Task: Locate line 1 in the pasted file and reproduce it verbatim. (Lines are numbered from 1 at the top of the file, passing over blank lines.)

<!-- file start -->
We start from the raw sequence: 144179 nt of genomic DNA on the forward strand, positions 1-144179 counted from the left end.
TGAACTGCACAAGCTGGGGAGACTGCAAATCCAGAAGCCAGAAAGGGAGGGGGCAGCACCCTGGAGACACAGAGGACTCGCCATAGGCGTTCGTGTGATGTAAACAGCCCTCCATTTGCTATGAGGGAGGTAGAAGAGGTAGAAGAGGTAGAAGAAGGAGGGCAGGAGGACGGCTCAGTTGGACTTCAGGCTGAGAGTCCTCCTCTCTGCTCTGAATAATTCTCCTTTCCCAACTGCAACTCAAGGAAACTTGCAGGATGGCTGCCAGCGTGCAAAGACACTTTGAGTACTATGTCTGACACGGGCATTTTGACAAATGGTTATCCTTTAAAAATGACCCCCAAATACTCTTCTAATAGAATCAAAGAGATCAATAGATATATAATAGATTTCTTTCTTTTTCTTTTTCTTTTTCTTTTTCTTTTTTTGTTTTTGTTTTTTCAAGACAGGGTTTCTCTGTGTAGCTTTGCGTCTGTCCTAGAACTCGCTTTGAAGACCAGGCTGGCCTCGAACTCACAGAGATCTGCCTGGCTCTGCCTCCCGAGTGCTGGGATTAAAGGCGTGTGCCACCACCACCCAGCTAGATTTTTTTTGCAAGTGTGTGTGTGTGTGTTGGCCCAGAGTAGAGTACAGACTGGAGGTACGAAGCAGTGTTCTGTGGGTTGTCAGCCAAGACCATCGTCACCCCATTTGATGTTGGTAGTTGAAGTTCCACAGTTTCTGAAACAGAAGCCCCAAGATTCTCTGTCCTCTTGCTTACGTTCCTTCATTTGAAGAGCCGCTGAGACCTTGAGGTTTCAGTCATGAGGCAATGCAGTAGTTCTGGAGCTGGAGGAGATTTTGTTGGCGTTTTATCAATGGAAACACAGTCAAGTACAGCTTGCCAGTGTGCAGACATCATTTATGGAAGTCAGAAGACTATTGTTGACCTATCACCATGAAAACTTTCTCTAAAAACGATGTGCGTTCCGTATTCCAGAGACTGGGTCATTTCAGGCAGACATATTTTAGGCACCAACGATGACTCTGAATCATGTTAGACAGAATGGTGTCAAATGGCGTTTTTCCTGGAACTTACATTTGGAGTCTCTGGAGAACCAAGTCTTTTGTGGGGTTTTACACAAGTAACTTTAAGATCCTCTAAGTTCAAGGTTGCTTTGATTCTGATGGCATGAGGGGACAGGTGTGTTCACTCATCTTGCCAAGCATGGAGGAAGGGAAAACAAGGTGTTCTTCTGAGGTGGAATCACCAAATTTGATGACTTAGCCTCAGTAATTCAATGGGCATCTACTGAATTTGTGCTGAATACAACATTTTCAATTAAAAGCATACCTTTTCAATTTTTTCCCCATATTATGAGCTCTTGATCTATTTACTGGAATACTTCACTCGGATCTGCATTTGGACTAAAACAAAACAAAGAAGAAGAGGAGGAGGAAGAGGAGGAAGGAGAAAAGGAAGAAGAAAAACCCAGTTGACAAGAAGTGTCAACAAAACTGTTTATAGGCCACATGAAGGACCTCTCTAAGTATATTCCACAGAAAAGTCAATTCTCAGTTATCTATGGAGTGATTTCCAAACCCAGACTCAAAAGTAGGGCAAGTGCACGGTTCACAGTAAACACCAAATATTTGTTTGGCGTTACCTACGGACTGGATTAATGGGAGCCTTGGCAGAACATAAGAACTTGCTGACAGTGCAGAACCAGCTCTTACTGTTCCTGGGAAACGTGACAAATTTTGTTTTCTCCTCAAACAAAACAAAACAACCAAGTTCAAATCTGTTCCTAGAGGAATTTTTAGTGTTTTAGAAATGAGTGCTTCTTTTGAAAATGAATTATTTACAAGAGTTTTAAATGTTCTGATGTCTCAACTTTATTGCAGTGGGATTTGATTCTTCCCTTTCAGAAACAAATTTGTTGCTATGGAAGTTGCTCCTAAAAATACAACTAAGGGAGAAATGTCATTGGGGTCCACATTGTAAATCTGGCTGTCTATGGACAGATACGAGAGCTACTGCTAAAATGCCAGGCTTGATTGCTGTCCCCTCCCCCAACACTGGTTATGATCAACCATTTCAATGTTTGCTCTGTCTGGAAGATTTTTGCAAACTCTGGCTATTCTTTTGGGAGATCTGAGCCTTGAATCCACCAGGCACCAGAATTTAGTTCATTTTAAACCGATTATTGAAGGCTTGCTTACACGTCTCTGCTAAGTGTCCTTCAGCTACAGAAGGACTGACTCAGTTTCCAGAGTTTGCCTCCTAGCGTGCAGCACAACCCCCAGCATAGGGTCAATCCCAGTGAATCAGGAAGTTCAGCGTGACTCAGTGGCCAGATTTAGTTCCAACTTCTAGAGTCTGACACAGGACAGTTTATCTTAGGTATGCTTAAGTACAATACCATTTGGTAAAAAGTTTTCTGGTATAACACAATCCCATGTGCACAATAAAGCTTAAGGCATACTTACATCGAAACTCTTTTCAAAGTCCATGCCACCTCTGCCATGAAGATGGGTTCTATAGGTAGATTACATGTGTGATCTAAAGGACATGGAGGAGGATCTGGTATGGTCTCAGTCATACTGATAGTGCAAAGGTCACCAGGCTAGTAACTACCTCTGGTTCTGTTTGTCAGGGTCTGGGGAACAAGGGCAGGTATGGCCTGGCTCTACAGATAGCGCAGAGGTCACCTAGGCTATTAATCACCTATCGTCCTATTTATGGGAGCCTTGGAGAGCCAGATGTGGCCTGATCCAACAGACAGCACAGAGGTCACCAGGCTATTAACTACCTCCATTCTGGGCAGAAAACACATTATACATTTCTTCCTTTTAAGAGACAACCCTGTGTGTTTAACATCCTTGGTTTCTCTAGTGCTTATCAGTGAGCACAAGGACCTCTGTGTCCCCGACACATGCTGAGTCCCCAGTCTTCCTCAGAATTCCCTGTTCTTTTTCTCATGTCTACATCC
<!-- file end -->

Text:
We start from the raw sequence: 144179 nt of genomic DNA on the forward strand, positions 1-144179 counted from the left end.